Today on the site, Keith Silva is back with a review of Luke Healy's How to Survive in the North.
The first historical account Healy recalls focuses on an arctic expedition led by Vilhjalmur Stefansson in 1913. To say Stefansson ‘led’ the expedition is a kindness Healy barely cops to, ‘financed’ and then ‘abandoned’ halfway in comes closer to the telling. The hero of the 1913 narrative is Captain Robert Bartlett a/k/a ‘The Ice Master,’ if, as Healy points out, you trust Newfoundlanders. As stolid and deep as the wilderness around him, Bartlett is what’s expected in a story about old-timey explorers and the insurmountable odds they face.
Counter to Bartlett’s alpha male is Ada Blackjack, the hero of the second historical narrative. A native Alaskan woman, Blackjack signs on as a seamstress to a 1921 expedition to claim, as the leader of the expedition tells her, “a little spit called Wrangel Island” for Canada. Blackjack plays POSSLQ in this all-male expedition which includes (spoiler) a member of Stefansson’s 1913 expedition and a perpetual grump, Lorne Knight.
Healy’s introductions to Bartlett and Blackjack show an economy in storytelling to match his drawing. Within a couple of pages and a handful of panels, Healy demonstrates how these characters will use opposing strategies to survive. Bartlett commands. Blackjack demurs. Neither strategy is better or worse. Survival results from endurance, and the method means nothing. Nature endures; humans, most of the time, do not. The arctic doesn’t care for theories, thoughts, or emotions, only practicalities. The survival of these characters depends on their natures, what they bring with them. What they pack. By setting his comic in a harsh climate, Healy plays with ideas of nature vs. nurture or determinism vs. free will, God or nothing. Blackjack plays timid, but that’s her nurture not her nature. When it comes to these historical figures, Healy sides with fate. The how these people survived or died was on them. The cold (nature) of the arctic brings out something in a person, sharpens them, but it can’t hone what isn’t there. Nature needs an edge in want of a good grinding.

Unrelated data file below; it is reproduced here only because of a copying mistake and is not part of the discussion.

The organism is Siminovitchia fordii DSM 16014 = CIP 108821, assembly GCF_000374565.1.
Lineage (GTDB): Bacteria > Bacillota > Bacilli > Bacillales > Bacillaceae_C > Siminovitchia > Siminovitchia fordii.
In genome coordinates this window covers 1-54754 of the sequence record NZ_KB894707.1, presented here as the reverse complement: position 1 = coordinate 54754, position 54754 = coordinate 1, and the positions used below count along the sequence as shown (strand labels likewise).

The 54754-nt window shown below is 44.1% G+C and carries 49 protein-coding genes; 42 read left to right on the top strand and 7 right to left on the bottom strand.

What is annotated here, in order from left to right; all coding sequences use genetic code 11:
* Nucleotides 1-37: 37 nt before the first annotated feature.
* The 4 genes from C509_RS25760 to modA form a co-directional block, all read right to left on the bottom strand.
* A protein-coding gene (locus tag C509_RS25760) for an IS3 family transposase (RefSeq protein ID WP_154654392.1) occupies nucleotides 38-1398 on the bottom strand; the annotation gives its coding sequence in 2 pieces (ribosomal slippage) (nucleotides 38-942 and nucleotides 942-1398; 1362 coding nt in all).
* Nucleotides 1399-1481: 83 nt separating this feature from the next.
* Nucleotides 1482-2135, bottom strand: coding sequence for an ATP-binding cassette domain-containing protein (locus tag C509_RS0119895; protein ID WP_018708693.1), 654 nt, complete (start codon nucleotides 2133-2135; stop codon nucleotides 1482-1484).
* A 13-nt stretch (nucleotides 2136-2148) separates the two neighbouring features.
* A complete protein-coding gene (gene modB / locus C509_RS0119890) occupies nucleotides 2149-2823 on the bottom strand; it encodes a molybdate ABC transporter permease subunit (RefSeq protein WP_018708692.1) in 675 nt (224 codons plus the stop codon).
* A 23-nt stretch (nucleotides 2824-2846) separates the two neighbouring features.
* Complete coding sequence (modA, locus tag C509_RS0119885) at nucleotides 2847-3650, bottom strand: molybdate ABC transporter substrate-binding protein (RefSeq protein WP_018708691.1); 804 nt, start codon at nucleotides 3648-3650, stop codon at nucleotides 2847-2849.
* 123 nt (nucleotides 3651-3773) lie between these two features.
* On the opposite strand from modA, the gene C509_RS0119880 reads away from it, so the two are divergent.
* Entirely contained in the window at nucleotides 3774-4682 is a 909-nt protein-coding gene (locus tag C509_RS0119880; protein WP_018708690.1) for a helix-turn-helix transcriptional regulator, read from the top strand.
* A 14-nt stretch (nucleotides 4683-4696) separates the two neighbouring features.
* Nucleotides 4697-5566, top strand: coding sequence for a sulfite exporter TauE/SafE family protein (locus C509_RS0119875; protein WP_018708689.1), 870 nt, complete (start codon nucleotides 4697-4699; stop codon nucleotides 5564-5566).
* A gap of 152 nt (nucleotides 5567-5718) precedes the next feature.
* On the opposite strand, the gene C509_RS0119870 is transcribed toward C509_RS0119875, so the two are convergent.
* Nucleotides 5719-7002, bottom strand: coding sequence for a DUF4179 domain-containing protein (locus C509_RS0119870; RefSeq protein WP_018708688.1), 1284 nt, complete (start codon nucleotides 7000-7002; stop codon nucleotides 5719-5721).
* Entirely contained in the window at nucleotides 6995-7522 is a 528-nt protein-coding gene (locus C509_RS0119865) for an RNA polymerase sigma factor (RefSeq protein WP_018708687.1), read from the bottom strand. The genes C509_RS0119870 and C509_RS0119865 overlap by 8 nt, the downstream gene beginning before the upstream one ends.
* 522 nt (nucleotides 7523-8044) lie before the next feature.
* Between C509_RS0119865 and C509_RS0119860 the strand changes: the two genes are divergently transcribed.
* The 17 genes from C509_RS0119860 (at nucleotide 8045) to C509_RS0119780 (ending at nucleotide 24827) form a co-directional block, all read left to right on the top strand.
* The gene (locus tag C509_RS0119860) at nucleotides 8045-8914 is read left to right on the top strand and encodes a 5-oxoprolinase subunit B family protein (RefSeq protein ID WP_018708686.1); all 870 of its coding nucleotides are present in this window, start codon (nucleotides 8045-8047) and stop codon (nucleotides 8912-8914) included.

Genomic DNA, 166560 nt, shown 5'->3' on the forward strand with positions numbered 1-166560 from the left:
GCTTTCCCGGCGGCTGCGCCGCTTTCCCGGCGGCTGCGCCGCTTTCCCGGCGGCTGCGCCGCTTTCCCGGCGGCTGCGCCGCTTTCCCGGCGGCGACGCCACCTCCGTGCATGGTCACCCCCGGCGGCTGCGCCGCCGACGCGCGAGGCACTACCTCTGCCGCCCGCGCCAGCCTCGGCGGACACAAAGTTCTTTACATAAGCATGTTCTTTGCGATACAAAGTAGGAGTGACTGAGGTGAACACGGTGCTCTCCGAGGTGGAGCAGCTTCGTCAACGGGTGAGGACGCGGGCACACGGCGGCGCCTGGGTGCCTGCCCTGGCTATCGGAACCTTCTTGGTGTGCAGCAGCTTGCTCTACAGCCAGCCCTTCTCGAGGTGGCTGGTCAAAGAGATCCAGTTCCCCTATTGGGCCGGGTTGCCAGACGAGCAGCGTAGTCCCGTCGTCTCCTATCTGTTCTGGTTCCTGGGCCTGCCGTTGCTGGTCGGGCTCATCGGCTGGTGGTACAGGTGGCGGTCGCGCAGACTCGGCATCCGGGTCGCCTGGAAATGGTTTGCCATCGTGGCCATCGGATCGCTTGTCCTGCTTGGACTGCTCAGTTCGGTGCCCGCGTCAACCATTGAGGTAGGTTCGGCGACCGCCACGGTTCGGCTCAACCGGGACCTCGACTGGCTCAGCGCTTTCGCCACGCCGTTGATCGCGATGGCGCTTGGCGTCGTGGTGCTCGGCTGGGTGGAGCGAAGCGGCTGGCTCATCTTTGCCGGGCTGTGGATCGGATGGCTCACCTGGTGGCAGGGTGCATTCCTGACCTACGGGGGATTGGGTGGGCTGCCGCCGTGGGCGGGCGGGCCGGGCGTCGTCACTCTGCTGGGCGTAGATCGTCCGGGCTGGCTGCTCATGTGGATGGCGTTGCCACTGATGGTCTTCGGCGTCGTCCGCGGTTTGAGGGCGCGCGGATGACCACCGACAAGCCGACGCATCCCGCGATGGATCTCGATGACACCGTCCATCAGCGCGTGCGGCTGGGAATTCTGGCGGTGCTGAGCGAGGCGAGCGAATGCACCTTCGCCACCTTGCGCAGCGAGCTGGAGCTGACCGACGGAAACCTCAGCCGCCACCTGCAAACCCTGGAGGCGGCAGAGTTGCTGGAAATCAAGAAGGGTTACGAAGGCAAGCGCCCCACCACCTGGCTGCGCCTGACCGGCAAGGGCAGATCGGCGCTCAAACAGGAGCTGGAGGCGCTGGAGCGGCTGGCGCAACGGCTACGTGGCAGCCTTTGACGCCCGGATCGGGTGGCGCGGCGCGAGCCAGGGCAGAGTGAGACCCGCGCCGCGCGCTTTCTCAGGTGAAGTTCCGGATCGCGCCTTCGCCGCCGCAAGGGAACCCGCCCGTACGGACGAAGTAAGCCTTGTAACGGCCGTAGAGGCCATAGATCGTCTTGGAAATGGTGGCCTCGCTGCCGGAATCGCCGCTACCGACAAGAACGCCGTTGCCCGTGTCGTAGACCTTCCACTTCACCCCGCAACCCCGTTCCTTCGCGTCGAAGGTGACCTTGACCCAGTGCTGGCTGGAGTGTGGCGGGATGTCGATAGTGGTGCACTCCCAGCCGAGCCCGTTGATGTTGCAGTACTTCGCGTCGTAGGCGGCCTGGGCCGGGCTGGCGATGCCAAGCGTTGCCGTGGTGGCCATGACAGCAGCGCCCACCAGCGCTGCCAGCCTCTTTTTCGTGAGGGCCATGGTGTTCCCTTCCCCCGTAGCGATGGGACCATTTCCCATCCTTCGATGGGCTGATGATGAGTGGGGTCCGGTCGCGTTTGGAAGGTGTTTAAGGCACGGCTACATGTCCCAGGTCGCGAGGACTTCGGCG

—News. Angouleme's Grand Prix has been awarded to Cosey.
—Reviews & Commentary. At the SAW blog, Josh Santospirito, who runs a comics convention in Tasmania, writes about what happened when he decided to entirely ignore men while planning the programming at this year's show.
So – for 2016’s festival I chose to attempt to make up for the previous two festivals with a new tactic. I simply decided to ignore men. Suddenly – the process seemed far less stressful; with this simple but strict parameter I could just look at all the great female artists (and there are squillions in the comics/illustration world) and organise the events around each of their skills and strengths. Simply by choosing to focus on one gender, I suddenly seemed to have no problem whatsoever in programming. I applied this philosophy to the visual artists, but I still attempted to get 50:50 with the bands/musicians on stage during the festival.
Then – later on in the piece once I had the shape of a pretty good festival and some of the programming gaps became a bit obvious – I placed a couple of token males (including myself) into the program to make it “appear” more rounded.
For Vice, Andrew W.K. writes a likable but mostly substance-free celebration of comics.
What was most striking about it all was the unique mode of delivery and process. The comics told stories, but they weren't exactly literature. It was definitely art, but it proudly defied classical artistic restrictions. The work was funny, but also dark, scary, unnerving, enlightened. These "adult comics" could do anything they wanted. It was all the best things combined, and yet entirely their own thing.
And the popular mythbusting site Snopes sifts the evidence regarding the most recent internet comics kerfuffle: whether or not Captain America co-creator Jack Kirby would personally punch a Nazi.
[A biography] also recounted Kirby's response to a violent threat against him at his workplace:
On occasion the Timely office would get phone calls and letters from Nazi sympathizers threatening the creators of Captain America. Once, while Jack was in the Timely office, a call came from someone in the lobby. When Kirby answered, the caller threatened Jack with bodily harm if he showed his face. Kirby told the caller he would be right down, but by the time Jack reached street level, there was no one to be found.